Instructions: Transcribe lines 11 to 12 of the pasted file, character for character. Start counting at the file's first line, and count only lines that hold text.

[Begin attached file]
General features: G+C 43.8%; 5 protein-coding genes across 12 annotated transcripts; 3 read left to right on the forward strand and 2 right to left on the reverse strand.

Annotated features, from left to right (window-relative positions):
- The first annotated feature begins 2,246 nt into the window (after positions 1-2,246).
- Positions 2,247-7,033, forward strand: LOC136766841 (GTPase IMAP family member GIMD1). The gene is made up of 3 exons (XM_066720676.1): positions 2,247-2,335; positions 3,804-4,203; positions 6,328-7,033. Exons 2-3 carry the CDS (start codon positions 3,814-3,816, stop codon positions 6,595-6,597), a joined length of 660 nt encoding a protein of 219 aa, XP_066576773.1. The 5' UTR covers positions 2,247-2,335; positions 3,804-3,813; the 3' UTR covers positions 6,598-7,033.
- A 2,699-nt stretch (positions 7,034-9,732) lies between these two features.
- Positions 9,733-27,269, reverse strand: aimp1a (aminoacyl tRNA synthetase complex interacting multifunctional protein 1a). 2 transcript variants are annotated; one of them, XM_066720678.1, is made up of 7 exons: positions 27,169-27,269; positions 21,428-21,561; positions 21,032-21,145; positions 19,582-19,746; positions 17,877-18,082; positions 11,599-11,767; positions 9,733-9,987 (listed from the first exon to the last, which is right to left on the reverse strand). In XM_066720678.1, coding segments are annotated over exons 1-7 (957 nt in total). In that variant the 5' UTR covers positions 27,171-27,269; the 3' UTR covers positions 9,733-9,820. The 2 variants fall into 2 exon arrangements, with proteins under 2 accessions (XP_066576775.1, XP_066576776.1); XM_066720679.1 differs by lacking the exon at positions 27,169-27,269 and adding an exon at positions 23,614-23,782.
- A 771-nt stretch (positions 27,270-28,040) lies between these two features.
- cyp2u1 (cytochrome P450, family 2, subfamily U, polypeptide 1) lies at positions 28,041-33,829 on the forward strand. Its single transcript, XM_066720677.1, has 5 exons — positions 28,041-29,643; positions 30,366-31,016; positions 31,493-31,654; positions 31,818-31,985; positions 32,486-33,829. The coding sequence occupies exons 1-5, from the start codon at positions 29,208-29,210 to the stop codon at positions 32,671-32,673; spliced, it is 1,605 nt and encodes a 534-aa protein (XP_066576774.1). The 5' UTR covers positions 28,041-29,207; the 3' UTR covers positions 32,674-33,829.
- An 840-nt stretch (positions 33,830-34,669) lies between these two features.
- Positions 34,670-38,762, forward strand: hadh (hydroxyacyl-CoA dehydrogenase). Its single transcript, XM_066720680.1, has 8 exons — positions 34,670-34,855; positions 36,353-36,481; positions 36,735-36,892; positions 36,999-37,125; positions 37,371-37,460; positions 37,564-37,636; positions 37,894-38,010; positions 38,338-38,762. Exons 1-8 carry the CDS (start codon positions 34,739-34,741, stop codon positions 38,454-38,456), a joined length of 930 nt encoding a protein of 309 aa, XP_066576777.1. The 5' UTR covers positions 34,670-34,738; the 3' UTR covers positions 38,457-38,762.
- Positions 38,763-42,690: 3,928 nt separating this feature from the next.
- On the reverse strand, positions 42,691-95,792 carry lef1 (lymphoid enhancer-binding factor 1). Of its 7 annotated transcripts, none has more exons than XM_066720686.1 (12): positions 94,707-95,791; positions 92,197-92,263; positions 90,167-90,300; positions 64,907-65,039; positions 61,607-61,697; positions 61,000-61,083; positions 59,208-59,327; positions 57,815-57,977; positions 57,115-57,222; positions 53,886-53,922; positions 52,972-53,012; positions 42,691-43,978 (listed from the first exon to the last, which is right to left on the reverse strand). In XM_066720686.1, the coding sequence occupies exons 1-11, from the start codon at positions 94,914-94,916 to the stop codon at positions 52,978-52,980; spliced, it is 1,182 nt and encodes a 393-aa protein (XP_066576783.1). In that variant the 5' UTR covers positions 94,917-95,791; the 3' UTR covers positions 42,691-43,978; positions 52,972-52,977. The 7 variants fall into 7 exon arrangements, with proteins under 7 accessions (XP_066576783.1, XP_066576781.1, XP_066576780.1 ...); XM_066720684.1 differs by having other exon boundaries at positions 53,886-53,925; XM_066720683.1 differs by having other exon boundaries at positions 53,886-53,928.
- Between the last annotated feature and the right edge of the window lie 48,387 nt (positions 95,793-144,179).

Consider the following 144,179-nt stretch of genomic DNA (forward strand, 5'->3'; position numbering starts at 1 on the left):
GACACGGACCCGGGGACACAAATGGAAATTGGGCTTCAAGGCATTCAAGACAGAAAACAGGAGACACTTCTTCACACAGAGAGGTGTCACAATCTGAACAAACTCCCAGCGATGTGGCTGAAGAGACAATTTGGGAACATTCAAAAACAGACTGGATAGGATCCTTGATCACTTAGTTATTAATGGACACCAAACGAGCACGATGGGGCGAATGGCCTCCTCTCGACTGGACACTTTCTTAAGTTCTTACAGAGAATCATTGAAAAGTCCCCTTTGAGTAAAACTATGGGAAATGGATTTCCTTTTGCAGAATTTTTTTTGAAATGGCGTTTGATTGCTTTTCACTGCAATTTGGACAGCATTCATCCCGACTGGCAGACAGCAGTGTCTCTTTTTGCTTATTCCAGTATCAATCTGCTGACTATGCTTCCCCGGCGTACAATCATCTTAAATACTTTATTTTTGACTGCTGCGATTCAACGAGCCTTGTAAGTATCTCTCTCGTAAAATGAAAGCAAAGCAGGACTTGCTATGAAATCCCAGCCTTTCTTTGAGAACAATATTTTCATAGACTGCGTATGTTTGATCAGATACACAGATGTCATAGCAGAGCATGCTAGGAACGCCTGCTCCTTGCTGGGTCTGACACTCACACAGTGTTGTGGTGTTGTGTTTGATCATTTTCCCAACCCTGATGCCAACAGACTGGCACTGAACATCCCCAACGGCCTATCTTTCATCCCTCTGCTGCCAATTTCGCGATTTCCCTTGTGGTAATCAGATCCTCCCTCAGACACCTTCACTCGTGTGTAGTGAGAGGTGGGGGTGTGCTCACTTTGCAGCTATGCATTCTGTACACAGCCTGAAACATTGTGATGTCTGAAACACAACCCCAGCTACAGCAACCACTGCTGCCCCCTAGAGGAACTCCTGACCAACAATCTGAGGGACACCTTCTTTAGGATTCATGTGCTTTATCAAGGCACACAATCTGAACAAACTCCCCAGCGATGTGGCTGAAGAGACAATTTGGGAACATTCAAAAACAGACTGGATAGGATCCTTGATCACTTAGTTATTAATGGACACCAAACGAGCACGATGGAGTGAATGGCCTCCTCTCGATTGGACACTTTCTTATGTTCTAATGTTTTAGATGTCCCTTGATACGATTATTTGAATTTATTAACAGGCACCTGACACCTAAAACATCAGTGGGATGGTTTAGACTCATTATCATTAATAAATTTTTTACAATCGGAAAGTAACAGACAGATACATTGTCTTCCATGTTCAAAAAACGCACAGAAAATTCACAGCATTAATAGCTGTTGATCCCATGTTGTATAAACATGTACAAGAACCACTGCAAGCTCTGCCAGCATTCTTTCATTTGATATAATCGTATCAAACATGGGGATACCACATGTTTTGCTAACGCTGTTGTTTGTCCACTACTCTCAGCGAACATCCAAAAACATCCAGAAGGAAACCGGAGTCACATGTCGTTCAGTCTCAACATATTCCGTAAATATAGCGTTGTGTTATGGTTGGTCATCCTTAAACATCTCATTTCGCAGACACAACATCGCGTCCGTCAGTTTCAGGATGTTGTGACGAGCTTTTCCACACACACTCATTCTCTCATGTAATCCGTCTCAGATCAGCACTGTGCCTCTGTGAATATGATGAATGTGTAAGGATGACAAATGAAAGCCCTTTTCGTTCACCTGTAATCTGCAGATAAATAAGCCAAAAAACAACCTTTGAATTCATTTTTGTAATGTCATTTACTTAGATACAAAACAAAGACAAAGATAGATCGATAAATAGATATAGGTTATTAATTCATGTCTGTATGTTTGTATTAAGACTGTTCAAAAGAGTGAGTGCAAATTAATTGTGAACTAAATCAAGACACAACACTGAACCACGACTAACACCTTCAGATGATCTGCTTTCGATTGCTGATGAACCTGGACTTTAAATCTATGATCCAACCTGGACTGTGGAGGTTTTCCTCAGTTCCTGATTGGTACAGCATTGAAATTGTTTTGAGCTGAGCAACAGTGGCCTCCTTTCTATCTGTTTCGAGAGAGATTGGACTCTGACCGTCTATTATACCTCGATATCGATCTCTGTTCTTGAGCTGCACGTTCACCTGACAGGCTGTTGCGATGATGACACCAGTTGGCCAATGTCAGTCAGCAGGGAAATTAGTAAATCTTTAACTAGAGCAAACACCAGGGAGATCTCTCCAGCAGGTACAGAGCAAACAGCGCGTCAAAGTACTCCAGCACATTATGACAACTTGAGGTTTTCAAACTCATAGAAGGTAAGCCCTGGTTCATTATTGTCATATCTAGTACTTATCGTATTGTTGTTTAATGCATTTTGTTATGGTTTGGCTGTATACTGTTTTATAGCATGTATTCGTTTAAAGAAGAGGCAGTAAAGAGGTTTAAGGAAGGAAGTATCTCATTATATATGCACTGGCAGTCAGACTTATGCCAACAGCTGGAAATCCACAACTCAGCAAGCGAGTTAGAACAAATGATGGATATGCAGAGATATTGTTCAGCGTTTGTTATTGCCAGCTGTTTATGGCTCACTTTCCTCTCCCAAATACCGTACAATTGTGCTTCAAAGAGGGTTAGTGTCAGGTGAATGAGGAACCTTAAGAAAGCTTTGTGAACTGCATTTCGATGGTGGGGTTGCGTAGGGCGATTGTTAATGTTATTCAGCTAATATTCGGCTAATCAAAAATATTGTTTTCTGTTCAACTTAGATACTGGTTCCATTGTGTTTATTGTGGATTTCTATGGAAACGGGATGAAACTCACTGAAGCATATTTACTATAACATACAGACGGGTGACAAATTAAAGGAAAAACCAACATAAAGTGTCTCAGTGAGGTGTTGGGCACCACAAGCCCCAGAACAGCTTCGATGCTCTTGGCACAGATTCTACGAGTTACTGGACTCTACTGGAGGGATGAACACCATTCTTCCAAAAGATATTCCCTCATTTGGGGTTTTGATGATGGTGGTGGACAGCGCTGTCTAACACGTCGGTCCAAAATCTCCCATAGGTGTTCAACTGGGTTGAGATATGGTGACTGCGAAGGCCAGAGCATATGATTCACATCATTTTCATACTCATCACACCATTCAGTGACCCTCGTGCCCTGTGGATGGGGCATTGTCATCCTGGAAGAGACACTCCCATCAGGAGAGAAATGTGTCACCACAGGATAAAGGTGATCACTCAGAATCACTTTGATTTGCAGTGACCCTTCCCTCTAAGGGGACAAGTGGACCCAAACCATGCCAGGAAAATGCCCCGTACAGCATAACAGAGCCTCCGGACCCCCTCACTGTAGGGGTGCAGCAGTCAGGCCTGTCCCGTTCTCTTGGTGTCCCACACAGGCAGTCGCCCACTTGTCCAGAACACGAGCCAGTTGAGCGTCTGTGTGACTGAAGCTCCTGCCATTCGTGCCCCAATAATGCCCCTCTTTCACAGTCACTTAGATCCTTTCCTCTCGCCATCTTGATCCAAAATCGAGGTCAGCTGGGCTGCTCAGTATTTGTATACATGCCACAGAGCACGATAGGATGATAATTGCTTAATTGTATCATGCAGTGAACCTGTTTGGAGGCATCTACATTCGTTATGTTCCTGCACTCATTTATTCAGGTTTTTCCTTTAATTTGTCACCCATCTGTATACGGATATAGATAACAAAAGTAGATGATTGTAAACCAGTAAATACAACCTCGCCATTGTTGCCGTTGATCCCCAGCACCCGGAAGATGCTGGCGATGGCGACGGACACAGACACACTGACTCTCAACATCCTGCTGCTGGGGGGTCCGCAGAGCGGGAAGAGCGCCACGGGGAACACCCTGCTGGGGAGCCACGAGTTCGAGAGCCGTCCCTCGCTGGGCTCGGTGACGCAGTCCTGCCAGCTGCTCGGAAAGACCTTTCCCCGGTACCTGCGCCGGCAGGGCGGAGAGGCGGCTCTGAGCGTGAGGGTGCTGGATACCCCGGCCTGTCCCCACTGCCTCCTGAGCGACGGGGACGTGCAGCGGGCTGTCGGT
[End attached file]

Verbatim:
- Positions 38,763-42,690: 3,928 nt separating this feature from the next.
- On the reverse strand, positions 42,691-95,792 carry lef1 (lymphoid enhancer-binding factor 1). Of its 7 annotated transcripts, none has more exons than XM_066720686.1 (12): positions 94,707-95,791; positions 92,197-92,263; positions 90,167-90,300; positions 64,907-65,039; positions 61,607-61,697; positions 61,000-61,083; positions 59,208-59,327; positions 57,815-57,977; positions 57,115-57,222; positions 53,886-53,922; positions 52,972-53,012; positions 42,691-43,978 (listed from the first exon to the last, which is right to left on the reverse strand). In XM_066720686.1, the coding sequence occupies exons 1-11, from the start codon at positions 94,914-94,916 to the stop codon at positions 52,978-52,980; spliced, it is 1,182 nt and encodes a 393-aa protein (XP_066576783.1). In that variant the 5' UTR covers positions 94,917-95,791; the 3' UTR covers positions 42,691-43,978; positions 52,972-52,977. The 7 variants fall into 7 exon arrangements, with proteins under 7 accessions (XP_066576783.1, XP_066576781.1, XP_066576780.1 ...); XM_066720684.1 differs by having other exon boundaries at positions 53,886-53,925; XM_066720683.1 differs by having other exon boundaries at positions 53,886-53,928.